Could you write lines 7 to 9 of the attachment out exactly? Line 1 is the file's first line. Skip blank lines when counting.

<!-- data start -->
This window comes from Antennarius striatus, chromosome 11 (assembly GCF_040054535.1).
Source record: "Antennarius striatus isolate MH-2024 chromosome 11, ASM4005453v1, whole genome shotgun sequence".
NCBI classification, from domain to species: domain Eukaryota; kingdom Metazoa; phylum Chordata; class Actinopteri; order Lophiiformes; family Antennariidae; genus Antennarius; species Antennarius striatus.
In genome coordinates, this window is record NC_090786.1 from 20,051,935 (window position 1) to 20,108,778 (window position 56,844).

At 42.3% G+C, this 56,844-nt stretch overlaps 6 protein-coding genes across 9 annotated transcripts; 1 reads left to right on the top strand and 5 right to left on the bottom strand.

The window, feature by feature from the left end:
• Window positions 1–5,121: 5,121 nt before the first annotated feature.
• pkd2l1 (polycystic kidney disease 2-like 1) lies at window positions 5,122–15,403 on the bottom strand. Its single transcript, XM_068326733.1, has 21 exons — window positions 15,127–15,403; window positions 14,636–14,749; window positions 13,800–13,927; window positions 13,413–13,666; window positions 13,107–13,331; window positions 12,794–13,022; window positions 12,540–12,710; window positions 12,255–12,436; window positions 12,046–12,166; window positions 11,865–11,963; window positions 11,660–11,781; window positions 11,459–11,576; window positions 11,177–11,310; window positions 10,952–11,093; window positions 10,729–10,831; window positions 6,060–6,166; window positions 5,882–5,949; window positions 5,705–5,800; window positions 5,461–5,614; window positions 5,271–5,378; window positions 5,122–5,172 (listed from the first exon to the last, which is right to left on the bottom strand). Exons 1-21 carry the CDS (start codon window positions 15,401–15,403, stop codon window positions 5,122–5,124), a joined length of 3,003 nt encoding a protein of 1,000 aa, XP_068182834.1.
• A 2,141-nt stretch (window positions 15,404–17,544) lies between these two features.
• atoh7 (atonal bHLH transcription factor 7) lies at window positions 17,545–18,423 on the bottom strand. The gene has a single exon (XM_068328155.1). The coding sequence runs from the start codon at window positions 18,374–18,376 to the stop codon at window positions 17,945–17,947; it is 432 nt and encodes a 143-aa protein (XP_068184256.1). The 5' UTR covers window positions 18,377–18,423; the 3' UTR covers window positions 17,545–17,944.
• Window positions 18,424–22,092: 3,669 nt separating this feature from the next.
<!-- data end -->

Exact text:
• Window positions 1–5,121: 5,121 nt before the first annotated feature.
• pkd2l1 (polycystic kidney disease 2-like 1) lies at window positions 5,122–15,403 on the bottom strand. Its single transcript, XM_068326733.1, has 21 exons — window positions 15,127–15,403; window positions 14,636–14,749; window positions 13,800–13,927; window positions 13,413–13,666; window positions 13,107–13,331; window positions 12,794–13,022; window positions 12,540–12,710; window positions 12,255–12,436; window positions 12,046–12,166; window positions 11,865–11,963; window positions 11,660–11,781; window positions 11,459–11,576; window positions 11,177–11,310; window positions 10,952–11,093; window positions 10,729–10,831; window positions 6,060–6,166; window positions 5,882–5,949; window positions 5,705–5,800; window positions 5,461–5,614; window positions 5,271–5,378; window positions 5,122–5,172 (listed from the first exon to the last, which is right to left on the bottom strand). Exons 1-21 carry the CDS (start codon window positions 15,401–15,403, stop codon window positions 5,122–5,124), a joined length of 3,003 nt encoding a protein of 1,000 aa, XP_068182834.1.
• A 2,141-nt stretch (window positions 15,404–17,544) lies between these two features.